One month before the election : The US Congress begins investigation into Waldheim’s involvement in the war. Waldheim responds by doubling down on the “both sides” argument. Functionaries of the Austrian People’s Party disavow publicly the concept of “collective guilt” in an effort to parry the international movement to force a reckoning with Austrian involvement in Nazi atrocities. Photos of the deportations of Greek Jews from Thessaloniki, where Waldheim was stationed at the time, are discovered in the Balkans’ only war-era German-language newspaper and are widely republished; the WJC asks: Did Waldheim read his own reports? his own newspapers?
His response : A dog whistle : “A very small but very influential group, influential to the media” is responsible for this pressure to withdraw my candidacy.
22 April 1986 : The US Congress holds a public inquiry into the WJC allegations that Waldheim covered up his past affiliation with the SA and may be responsible for war crimes. Congressman Tom Lantos, a Jewish emigré from Hungary, in questioning Waldheim’s son Gerhard, who represented his father at the televised hearing, alters the terms of the controversy from deception and credibility to facts and denial, stating that the deportation of Jews and the campaign against partisans were “the central fact of life in the Balkans. This was the pivotal development. This was the focus of activity.”
In response : A flip of the script : It is strongly implied by representatives of the Austrian People’s Party after the congressional hearing that the WJC is engaged in a campaign of retaliation against Waldheim for his perceived anti-Israel policies as Secretary General of the UN. The word “scapegoat” is put into play.
In fact : In 1975, the UN adopted resolution 3379 (XXX), which stated that—on the basis of prior resolutions affirming that doctrines of racial differentiation are “scientifically false, morally condemnable, socially unjust and dangerous” and noting also that “the racist regime in occupied Palestine and the racist regimes in Zimbabwe and South Africa have a common imperialist origin”—“zionism is a form of racial discrimination.”
26 April 1986 : In a televised interview, Austrian journalist Hugo Portisch breaks down the international historical conditions that resulted in Austria’s peculiar internal postwar ambivalence, which lay at root of the scandal of Waldheim’s candidacy : The Allied Forces provided an out for those Austrians who were complicit in the atrocities of the Nazi regime, by facilitating the narrative that the Austrians were the “first victims” of the Nazis. This narrative itself had ambivalent motives. Indeed, Austrian citizens had first-hand experience of conscription, internment, political persecution, and material suffering. On the other hand, the sooner a state treaty was signed, establishing Austrian sovereign statehood, the sooner the Allied Forces could cease occupation. In the context of an emergent Cold War, the question became: What do you do with a Central European state that includes 550,000 registered Nazis? A state, moreover, that will be crucial in deciding the postwar balance of power in Central Europe, in the contest between Soviet and American influence? One answer : integrate them, enfranchise them. This meant that postwar Austrian political parties wound up vying for the votes of unregenerate Nazis, which had ideological as well as material effects—for instance on the failure of any resolution that might have provided reparations to Austrian Jews. Herein also resides the key to the cynical denial of “collective guilt” by Austrian People’s Party functionaries in the 1980s : The state of Austria is indeed innocent of atrocities for the reason that it did not exist at the time they were committed. Individuals alone must bear the guilt of their actions. And by this point, Austrians of the war generation had long been integrated, determined worthy of civil rights and protections.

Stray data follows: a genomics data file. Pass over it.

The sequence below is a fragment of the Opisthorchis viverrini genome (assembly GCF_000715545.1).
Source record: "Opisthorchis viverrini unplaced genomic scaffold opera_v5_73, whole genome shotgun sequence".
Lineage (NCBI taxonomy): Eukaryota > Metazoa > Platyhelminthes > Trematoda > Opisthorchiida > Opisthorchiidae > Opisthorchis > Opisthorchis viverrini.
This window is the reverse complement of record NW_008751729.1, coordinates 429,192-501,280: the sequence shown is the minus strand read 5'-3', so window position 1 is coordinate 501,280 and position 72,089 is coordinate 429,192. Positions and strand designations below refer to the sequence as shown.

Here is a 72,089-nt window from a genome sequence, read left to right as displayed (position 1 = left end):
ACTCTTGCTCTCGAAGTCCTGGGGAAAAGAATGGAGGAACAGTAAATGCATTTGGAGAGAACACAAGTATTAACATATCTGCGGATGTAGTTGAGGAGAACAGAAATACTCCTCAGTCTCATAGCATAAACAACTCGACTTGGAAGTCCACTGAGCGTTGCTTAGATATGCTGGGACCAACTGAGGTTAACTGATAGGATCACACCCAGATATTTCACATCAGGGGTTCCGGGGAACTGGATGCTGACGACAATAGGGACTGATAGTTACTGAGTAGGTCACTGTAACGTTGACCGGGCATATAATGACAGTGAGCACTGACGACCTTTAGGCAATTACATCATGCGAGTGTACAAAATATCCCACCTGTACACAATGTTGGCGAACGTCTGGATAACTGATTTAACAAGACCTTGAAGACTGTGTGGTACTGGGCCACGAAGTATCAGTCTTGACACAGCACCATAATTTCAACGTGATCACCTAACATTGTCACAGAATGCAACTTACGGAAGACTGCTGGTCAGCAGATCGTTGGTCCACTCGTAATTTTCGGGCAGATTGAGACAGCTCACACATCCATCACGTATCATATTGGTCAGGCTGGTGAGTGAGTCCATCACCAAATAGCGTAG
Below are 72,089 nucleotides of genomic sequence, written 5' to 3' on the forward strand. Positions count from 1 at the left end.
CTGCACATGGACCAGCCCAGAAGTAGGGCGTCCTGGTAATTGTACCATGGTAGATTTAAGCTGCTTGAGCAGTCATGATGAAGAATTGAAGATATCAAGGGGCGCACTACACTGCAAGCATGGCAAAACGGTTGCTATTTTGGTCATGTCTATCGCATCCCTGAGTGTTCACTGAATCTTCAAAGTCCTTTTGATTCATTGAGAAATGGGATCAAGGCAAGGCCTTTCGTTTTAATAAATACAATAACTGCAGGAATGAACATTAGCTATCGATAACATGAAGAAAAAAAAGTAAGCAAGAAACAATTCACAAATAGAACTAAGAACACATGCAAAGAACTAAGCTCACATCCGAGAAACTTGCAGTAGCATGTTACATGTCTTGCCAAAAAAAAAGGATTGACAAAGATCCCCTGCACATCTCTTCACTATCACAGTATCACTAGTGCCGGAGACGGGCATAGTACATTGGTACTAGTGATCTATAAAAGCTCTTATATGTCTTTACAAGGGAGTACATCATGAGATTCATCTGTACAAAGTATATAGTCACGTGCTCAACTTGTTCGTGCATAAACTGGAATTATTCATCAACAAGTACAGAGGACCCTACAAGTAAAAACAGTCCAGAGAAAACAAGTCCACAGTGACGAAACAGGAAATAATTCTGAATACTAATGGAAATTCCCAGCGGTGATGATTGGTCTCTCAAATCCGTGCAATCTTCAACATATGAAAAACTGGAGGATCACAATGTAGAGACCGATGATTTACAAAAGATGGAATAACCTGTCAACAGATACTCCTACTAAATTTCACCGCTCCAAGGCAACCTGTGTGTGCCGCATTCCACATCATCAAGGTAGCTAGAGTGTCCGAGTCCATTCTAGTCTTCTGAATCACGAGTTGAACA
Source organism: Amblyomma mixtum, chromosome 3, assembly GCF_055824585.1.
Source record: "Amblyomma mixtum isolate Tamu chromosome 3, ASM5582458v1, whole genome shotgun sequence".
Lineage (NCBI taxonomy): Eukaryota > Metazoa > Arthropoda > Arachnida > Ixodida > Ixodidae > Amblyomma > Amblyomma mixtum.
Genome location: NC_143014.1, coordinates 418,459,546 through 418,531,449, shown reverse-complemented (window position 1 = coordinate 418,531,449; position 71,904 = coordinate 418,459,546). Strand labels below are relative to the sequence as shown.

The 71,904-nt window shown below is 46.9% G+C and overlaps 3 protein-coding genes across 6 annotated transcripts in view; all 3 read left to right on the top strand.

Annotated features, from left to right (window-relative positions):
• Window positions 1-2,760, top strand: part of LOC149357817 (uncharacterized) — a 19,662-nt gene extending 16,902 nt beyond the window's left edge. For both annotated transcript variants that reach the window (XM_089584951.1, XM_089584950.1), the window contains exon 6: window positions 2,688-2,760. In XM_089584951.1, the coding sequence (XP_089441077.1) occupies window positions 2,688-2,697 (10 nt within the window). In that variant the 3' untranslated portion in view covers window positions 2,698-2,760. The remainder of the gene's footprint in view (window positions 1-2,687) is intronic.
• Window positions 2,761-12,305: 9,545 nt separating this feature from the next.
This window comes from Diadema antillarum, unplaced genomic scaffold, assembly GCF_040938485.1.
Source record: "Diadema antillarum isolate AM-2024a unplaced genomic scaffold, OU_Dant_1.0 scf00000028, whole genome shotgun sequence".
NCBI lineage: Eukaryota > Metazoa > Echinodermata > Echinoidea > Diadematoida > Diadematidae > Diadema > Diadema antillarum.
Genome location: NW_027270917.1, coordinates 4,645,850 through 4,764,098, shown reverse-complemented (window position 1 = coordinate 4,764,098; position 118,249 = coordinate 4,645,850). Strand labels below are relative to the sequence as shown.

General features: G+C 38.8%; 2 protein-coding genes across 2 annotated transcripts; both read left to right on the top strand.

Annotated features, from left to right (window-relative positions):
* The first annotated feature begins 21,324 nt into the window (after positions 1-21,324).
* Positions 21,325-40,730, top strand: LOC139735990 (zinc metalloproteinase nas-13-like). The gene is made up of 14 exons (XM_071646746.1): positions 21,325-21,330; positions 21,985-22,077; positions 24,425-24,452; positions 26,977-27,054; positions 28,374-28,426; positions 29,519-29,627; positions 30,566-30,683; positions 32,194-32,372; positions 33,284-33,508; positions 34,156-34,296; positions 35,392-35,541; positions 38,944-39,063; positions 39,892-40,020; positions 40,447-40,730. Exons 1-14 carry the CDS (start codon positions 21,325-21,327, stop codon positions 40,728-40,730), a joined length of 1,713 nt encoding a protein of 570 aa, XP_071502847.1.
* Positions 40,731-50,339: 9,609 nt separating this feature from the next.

1 May 1986 : 600 intellectuals and public figures sign a petition calling for Waldheim to withdraw his candidacy. International opinion registers denial and refusal to accept responsibility as symptomatic of Austrian politics and Austrian culture. Protests continue.
4 May 1986 : In a first round of voting, from a pool of four candidates, Waldheim receives the most votes but falls short of the requisite majority, with just 49.64%.
Meanwhile : the US Congress conducts hearings on whether Waldheim should be put on the government watchlist; Waldheim supporters—civilians and party members—double down on the “both sides” / “all lives matter” narrative; and Czernin, whose earlier exposure of Waldheim’s military service record catalyzed the scandal, admits sardonically that Waldheim is “the perfect president for Austria—and that’s a shame.”
8 June 1986 : In the run-off election, Waldheim wins the presidency with 53.9% of the popular vote.